QTL-seq for rapid identification of candidate genes for flowering time in broccoli × cabbage
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A major QTL controlling early flowering in broccoli × cabbage was identified by marker analysis and next-generation sequencing, corresponding to GRF6 gene conditioning flowering time in Arabidopsis.
Flowering is an important agronomic trait for hybrid production in broccoli and cabbage, but the genetic mechanism underlying this process is unknown. In this study, segregation analysis with BC1P1, BC1P2, F2, and F2:3 populations derived from a cross between two inbred lines “195” (late-flowering) and “93219” (early flowering) suggested that flowering time is a quantitative trait. Next, employing a next-generation sequencing-based whole-genome QTL-seq strategy, we identified a major genomic region harboring a robust flowering time QTL using an F2 mapping population, designated Ef2.1 on cabbage chromosome 2 for early flowering. Ef2.1 was further validated by indel (insertion or deletion) marker-based classical QTL mapping, explaining 51.5% (LOD = 37.67) and 54.0% (LOD = 40.5) of the phenotypic variation in F2 and F2:3 populations, respectively. Combined QTL-seq and classical QTL analysis narrowed down Ef1.1 to a 228-kb genomic region containing 29 genes. A cabbage gene, Bol024659, was identified in this region, which is a homolog of GRF6, a major gene regulating flowering in Arabidopsis, and was designated BolGRF6. qRT-PCR study of the expression level of BolGRF6 revealed significantly higher expression in the early flowering genotypes. Taken together, our results provide support for BolGRF6 as a possible candidate gene for early flowering in the broccoli line 93219. The identified candidate genomic regions and genes may be useful for molecular breeding to improve broccoli and cabbage flowering times.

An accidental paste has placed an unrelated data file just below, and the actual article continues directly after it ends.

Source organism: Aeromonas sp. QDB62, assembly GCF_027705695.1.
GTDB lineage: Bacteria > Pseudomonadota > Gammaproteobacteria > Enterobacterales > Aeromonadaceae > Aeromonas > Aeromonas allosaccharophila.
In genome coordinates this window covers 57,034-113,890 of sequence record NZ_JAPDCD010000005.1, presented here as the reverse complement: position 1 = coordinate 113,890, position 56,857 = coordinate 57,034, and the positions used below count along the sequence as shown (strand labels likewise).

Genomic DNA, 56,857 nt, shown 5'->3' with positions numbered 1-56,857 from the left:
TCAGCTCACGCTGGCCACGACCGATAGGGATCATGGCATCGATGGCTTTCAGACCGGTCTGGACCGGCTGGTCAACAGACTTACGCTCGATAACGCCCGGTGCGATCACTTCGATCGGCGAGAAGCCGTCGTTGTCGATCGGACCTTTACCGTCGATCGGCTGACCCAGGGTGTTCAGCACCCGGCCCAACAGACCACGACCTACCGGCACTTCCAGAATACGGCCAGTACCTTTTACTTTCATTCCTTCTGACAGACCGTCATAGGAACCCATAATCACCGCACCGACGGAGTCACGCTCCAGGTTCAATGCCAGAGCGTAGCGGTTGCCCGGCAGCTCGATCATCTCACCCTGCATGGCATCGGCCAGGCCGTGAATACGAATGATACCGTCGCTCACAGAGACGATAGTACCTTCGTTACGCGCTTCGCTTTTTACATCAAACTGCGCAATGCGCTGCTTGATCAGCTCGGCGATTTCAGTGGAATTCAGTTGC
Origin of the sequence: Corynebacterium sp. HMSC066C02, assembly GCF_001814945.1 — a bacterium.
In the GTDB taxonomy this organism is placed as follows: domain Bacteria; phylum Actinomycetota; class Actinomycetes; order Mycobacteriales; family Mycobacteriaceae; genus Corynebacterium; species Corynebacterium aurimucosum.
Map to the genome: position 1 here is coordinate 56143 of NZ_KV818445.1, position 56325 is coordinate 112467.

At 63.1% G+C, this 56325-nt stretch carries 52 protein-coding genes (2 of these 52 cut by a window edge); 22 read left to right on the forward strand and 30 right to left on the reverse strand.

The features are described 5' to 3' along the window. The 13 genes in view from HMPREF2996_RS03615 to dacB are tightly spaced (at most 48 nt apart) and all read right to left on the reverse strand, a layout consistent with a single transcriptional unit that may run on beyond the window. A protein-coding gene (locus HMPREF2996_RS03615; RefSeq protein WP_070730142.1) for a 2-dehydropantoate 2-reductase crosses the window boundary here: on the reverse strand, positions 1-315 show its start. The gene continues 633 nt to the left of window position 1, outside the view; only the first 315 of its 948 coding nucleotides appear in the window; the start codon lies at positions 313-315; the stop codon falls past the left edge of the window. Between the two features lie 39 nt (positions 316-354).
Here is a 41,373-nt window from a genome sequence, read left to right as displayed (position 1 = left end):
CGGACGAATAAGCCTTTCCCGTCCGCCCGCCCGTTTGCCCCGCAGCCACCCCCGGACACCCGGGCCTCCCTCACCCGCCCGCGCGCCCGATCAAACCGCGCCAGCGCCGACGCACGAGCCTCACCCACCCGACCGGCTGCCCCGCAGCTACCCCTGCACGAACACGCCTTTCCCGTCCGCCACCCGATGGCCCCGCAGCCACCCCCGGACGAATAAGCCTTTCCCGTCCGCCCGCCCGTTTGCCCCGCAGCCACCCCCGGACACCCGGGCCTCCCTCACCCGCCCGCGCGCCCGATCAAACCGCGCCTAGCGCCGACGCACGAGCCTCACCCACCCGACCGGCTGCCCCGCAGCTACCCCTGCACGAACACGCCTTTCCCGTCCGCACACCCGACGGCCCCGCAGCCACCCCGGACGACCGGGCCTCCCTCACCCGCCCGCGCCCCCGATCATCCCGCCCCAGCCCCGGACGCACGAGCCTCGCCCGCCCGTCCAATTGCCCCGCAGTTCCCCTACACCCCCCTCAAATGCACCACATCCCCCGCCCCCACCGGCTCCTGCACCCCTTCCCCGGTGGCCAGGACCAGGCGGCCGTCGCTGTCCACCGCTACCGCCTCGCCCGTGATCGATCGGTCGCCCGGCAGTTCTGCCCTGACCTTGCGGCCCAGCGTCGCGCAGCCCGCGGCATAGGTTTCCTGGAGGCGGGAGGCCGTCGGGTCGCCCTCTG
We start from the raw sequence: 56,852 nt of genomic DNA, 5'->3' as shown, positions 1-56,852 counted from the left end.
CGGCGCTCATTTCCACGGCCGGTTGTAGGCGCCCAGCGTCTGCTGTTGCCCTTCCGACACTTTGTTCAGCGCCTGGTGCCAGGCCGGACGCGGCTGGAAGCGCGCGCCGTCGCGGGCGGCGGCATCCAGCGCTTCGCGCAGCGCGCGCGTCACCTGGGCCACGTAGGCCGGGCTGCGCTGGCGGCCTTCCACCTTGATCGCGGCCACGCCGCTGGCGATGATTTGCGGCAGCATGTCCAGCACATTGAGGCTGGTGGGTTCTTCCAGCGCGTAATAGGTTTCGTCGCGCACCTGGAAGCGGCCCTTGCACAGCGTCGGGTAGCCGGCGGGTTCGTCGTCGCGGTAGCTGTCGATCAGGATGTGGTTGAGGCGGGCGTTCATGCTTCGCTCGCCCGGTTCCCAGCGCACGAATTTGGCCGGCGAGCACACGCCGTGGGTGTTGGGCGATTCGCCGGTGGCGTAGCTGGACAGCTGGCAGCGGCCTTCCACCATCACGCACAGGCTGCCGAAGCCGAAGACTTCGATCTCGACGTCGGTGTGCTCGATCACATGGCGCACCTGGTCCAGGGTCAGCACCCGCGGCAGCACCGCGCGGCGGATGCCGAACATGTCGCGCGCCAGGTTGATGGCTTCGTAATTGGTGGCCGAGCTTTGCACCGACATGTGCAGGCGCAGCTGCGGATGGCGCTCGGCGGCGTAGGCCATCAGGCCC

This work was supported by the National Natural Science Foundation of China (Grant No. 31372067), the China Agriculture Research System (Grant No. CARS-25-A), the Key Projects in the National Science and Technology Pillar Program of China (Grant No. 2013BAD01B04), the Key Laboratory of Biology and Genetic Improvement of Horticultural Crops, Ministry of Agriculture, P.R. China, and the Science and Technology Innovation Program of the Chinese Academy of Agricultural Sciences (Grant No. CAAS-ASTIP-IVFCAAS). We thank Tom Buckle, MSc, from Liwen Bianji, Edanz Group China (http://www.liwenbianji.cn/ac), for editing the English text of a draft of this manuscript.
Compliance with ethical standards
Conflict of interest
The authors declare that they have no conflict of interest.
The experiments in this study comply with the current laws of China.
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